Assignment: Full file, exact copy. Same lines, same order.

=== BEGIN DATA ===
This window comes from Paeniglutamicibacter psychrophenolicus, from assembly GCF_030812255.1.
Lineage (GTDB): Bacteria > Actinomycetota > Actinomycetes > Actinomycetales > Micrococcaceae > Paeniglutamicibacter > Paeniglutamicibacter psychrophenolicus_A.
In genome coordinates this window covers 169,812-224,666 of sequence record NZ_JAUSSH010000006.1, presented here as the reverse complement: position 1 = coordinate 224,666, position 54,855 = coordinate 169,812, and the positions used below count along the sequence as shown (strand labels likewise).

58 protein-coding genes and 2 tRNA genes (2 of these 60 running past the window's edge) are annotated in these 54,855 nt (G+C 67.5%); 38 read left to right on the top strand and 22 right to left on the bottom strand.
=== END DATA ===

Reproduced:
This window comes from Paeniglutamicibacter psychrophenolicus, from assembly GCF_030812255.1.
Lineage (GTDB): Bacteria > Actinomycetota > Actinomycetes > Actinomycetales > Micrococcaceae > Paeniglutamicibacter > Paeniglutamicibacter psychrophenolicus_A.
In genome coordinates this window covers 169,812-224,666 of sequence record NZ_JAUSSH010000006.1, presented here as the reverse complement: position 1 = coordinate 224,666, position 54,855 = coordinate 169,812, and the positions used below count along the sequence as shown (strand labels likewise).

58 protein-coding genes and 2 tRNA genes (2 of these 60 running past the window's edge) are annotated in these 54,855 nt (G+C 67.5%); 38 read left to right on the top strand and 22 right to left on the bottom strand.